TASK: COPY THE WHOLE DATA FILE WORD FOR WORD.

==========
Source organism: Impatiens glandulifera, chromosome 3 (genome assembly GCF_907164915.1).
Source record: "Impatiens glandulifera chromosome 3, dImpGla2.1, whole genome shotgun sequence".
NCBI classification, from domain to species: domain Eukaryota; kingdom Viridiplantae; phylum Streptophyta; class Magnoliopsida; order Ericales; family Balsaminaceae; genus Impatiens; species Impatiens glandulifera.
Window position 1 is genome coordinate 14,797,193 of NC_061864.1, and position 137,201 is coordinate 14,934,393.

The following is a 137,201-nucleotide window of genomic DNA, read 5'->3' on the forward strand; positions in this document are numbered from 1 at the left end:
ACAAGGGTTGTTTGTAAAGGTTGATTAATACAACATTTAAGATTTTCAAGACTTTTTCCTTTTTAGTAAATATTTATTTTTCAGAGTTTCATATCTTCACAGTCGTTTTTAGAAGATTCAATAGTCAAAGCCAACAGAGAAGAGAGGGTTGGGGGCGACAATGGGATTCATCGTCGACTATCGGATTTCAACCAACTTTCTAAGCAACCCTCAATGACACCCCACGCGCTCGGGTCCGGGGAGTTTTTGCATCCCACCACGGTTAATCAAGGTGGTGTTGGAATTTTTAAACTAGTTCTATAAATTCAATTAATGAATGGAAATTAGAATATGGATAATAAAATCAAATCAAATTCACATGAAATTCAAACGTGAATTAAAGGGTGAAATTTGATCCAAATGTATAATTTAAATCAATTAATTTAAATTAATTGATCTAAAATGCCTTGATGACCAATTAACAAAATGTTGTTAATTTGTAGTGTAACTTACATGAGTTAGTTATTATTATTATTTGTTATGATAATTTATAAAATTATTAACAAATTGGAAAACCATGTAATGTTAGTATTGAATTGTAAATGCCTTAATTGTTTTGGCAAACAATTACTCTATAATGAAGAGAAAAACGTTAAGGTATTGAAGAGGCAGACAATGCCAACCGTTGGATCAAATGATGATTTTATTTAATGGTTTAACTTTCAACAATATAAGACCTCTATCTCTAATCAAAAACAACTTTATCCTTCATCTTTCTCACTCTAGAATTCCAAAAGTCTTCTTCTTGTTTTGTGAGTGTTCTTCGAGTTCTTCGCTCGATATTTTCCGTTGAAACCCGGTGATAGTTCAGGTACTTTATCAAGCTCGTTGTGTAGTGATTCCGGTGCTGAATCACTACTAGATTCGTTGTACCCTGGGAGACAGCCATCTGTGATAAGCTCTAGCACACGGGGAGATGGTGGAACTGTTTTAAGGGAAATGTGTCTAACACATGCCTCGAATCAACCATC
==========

Source organism: Impatiens glandulifera, chromosome 3 (genome assembly GCF_907164915.1).
Source record: "Impatiens glandulifera chromosome 3, dImpGla2.1, whole genome shotgun sequence".
NCBI classification, from domain to species: domain Eukaryota; kingdom Viridiplantae; phylum Streptophyta; class Magnoliopsida; order Ericales; family Balsaminaceae; genus Impatiens; species Impatiens glandulifera.
Window position 1 is genome coordinate 14,797,193 of NC_061864.1, and position 137,201 is coordinate 14,934,393.

The following is a 137,201-nucleotide window of genomic DNA, read 5'->3' on the forward strand; positions in this document are numbered from 1 at the left end:
ACAAGGGTTGTTTGTAAAGGTTGATTAATACAACATTTAAGATTTTCAAGACTTTTTCCTTTTTAGTAAATATTTATTTTTCAGAGTTTCATATCTTCACAGTCGTTTTTAGAAGATTCAATAGTCAAAGCCAACAGAGAAGAGAGGGTTGGGGGCGACAATGGGATTCATCGTCGACTATCGGATTTCAACCAACTTTCTAAGCAACCCTCAATGACACCCCACGCGCTCGGGTCCGGGGAGTTTTTGCATCCCACCACGGTTAATCAAGGTGGTGTTGGAATTTTTAAACTAGTTCTATAAATTCAATTAATGAATGGAAATTAGAATATGGATAATAAAATCAAATCAAATTCACATGAAATTCAAACGTGAATTAAAGGGTGAAATTTGATCCAAATGTATAATTTAAATCAATTAATTTAAATTAATTGATCTAAAATGCCTTGATGACCAATTAACAAAATGTTGTTAATTTGTAGTGTAACTTACATGAGTTAGTTATTATTATTATTTGTTATGATAATTTATAAAATTATTAACAAATTGGAAAACCATGTAATGTTAGTATTGAATTGTAAATGCCTTAATTGTTTTGGCAAACAATTACTCTATAATGAAGAGAAAAACGTTAAGGTATTGAAGAGGCAGACAATGCCAACCGTTGGATCAAATGATGATTTTATTTAATGGTTTAACTTTCAACAATATAAGACCTCTATCTCTAATCAAAAACAACTTTATCCTTCATCTTTCTCACTCTAGAATTCCAAAAGTCTTCTTCTTGTTTTGTGAGTGTTCTTCGAGTTCTTCGCTCGATATTTTCCGTTGAAACCCGGTGATAGTTCAGGTACTTTATCAAGCTCGTTGTGTAGTGATTCCGGTGCTGAATCACTACTAGATTCGTTGTACCCTGGGAGACAGCCATCTGTGATAAGCTCTAGCACACGGGGAGATGGTGGAACTGTTTTAAGGGAAATGTGTCTAACACATGCCTCGAATCAACCATC